Bruno Carramaschi is a tax partner with significant experience in tax consultancy and planning focused on cross-border and M&A transactions, as well as corporate reorganisations. He is recognised by LACCA Approved as a lawyer recommended in tax. Bruno obtained his law degree from the Pontifícia Universidade Católica de São Paulo, his specialisation degree in tax law from Pontífica Universidade Católica de São Paulo and his LLM in international Tax Law from Leiden University, Netherlands.
Questions & Answers
Thought Leaders 2022 - Interview with Bruno Carramaschi
Can you briefly describe your career to date?
I started my career in the tax field as a trainee at one of the Big Four audit firms. I was quickly promoted to tax manager and at the same time was invited by Lefosse to strengthen its tax department.
I joined Lefosse in 2003 as a senior lawyer and reached partner status in 2012. Between 2006 and 2007 I lived in the Netherlands, where I obtained my LLM in international tax law and was subsequently invited to stay on a few more months as a teaching assistant to forthcoming LLM students.
I have always assisted clients on complex tax issues stemming from M&A transactions, internal corporate reorganisations and cross-border transactions. Within the past five years, my efforts and attention have been particularly focused on tax litigation.
What do you enjoy most about being a lawyer in your practice area?
I enjoy assisting clients in navigating the complexities of the Brazilian tax system, helping them identifying strategies not to overpay taxes and successfully defending those choices in court when they are challenged by the Brazilian tax authorities.
What was the most challenging case or transaction you have ever worked on and why?
It is difficult to choose a single case as the most challenging when looking back at more than 20 years of tax practice. There have been many challenging cases, but one that comes to mind now is an M&A transaction involving the acquisition of several hotels of Mexican hotel group Posadas by Accor, the French counterpart. It involved the acquisition of assets located in several jurisdictions and a range of different tax, economic and cultural situations that I had to overcome for the deal to be closed.
What are the greatest challenges for lawyers in your practice area in your country this year?
Tax lawyers in Brazil suffer from the constant publication of new laws and regulations and the fact that the country has several taxes whose enforcement authority is distributed among the federal, state and municipal governments and sometimes they collide. In addition, decisions on tax matters are granted by a judicial system, which is, for the most part, not specialised in tax, leading to rulings that have to be appealed and end up delaying the resolution of the client’s matter.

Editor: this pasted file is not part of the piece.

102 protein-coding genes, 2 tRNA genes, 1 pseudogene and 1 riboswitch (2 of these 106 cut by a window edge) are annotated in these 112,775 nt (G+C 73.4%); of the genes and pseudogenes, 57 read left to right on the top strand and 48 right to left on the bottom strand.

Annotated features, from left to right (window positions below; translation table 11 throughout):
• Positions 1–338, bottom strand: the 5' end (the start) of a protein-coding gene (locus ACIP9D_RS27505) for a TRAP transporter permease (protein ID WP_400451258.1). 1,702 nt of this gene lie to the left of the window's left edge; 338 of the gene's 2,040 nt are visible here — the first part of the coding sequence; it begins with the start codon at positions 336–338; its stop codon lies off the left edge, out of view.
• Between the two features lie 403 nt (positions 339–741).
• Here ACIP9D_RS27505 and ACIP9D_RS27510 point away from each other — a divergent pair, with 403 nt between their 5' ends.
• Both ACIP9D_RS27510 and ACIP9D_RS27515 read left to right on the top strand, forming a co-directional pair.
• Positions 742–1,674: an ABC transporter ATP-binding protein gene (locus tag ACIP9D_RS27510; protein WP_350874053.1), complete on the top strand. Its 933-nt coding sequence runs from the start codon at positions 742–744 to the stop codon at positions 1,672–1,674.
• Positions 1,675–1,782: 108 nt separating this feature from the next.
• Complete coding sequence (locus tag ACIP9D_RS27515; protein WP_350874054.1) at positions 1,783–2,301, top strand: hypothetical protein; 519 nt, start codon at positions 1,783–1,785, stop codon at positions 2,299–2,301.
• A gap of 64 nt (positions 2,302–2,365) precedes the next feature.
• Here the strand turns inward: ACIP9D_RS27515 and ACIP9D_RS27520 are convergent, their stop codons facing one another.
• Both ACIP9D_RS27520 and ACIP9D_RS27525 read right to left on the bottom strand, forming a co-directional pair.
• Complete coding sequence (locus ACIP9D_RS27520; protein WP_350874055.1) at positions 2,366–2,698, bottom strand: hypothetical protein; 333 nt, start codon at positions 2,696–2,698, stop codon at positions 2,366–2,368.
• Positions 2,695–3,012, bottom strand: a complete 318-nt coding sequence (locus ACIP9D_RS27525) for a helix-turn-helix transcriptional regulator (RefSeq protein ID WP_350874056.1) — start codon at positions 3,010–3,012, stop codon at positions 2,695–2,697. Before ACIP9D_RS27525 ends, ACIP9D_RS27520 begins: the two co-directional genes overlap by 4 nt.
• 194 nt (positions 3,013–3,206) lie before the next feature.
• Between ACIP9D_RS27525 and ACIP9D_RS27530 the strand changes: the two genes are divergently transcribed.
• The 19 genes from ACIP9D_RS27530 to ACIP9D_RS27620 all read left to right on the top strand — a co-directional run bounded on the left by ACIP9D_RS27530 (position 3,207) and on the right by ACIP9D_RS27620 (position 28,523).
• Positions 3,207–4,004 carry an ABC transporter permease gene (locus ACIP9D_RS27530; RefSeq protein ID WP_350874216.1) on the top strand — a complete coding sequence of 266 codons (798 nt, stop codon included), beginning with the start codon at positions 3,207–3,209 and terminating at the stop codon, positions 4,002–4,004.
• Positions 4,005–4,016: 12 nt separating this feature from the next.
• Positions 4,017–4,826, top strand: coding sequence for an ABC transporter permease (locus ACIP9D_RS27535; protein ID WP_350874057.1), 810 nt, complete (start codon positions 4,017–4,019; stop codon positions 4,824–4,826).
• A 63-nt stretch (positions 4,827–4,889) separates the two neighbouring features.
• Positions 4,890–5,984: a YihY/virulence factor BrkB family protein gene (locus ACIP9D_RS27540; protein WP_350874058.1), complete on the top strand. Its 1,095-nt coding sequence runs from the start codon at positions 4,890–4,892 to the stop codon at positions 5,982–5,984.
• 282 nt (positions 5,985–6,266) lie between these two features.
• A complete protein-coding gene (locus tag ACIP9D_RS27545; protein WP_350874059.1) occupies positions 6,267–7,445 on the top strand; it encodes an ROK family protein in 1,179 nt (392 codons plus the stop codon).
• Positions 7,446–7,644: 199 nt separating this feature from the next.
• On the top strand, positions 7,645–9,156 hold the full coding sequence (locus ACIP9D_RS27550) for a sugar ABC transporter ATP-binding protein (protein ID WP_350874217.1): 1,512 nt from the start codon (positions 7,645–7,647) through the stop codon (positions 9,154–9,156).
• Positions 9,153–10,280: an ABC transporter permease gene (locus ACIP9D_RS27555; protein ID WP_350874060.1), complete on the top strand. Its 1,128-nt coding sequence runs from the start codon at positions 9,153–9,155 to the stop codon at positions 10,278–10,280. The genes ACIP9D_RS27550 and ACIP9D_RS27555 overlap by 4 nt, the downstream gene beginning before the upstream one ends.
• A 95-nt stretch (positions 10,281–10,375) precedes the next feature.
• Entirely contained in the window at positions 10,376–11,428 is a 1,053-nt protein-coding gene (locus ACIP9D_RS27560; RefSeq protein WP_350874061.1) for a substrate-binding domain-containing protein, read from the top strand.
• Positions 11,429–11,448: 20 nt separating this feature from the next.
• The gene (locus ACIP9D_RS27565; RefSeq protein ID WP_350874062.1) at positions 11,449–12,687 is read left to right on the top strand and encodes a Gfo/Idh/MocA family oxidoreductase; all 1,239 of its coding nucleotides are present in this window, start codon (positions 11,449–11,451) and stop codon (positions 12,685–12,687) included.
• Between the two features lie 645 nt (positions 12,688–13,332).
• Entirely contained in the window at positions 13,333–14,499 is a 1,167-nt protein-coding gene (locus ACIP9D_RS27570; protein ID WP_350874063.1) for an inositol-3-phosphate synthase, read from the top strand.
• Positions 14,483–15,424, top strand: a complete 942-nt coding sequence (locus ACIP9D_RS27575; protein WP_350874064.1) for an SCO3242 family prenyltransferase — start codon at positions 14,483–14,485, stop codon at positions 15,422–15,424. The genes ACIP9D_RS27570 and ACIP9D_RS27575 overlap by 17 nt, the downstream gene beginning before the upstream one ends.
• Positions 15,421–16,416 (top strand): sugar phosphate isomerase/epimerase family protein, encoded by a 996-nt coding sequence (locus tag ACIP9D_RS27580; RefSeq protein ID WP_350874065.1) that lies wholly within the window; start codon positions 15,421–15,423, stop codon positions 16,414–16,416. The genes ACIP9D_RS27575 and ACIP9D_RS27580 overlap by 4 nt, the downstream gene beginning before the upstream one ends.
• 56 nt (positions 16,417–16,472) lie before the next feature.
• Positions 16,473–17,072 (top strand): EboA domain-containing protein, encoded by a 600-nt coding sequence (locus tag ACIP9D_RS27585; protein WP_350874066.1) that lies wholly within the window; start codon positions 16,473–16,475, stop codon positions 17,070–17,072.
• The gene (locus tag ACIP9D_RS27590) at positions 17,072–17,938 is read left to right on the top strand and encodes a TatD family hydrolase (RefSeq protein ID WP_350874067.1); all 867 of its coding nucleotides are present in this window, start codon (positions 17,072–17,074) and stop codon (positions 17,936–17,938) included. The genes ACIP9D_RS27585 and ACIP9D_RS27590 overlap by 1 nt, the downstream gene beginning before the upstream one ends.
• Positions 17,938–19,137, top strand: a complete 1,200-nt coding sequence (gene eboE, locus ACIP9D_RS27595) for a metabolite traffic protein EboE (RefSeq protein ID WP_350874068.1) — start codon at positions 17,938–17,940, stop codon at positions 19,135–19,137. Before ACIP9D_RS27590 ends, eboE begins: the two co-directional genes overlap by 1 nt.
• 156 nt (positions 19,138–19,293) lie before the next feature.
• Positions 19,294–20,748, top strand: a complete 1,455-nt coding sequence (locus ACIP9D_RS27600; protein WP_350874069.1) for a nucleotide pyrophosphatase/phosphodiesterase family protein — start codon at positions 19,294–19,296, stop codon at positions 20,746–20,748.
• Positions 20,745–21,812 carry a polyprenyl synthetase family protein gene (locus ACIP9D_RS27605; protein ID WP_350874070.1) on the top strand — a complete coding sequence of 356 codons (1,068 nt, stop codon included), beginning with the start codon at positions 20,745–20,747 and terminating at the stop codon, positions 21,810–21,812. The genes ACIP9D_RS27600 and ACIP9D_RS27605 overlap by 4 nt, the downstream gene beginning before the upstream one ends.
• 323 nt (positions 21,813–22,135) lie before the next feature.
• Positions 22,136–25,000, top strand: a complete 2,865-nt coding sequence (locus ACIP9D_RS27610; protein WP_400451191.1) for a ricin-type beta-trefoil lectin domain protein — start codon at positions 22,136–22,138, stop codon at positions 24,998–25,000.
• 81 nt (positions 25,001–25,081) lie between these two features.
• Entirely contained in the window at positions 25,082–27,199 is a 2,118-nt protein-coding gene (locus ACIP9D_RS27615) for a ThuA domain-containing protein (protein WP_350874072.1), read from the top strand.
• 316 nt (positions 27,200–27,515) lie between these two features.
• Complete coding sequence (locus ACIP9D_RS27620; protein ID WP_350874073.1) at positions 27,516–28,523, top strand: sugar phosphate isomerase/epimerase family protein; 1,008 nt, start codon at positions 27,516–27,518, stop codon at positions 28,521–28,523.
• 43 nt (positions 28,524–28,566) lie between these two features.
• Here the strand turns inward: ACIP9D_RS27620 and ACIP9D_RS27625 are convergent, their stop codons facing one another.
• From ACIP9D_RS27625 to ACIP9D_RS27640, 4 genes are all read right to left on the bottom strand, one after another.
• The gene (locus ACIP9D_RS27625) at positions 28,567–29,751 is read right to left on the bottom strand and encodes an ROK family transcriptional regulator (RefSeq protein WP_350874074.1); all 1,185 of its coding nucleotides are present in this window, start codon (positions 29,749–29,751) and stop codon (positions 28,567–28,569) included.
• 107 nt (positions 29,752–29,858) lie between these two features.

How do you expect your practice to evolve over the next five years?
Brazil urgently needs tax reform. The unfriendly tax environment we have today does not help the country to attract and keep long-term investments. I hope that this administration can pass a tax reform that can reduce the complexity of the Brazilian tax system, providing more confidence in stability and predictability to taxpayers so that they can focus on their business and not spend so much time with tax compliance and litigation.
What do clients look for when selecting you as a lawyer?
All businesses look for results and return on investment and selecting a tax lawyer is no different. I think they look for: a solid history of successfully handling a wide variety of tax matters, technical competence and objectivity.
How would you like to see your law firm develop in the coming years?
Our goal is to continue expanding our capabilities within the tax area, increase the number of lawyers and high profile cases so that we are seen by the market as one of the top three tax firms of Brazil.
You have enjoyed a very distinguished career so far. What would you like to achieve that you have not yet accomplished?
I believe that accomplishments are achieved through dedication and constant hard work. Therefore, what I want is to be healthy enough to continue waking up every morning and working closely with my teammates to make the Brazilian tax system more understandable to our clients.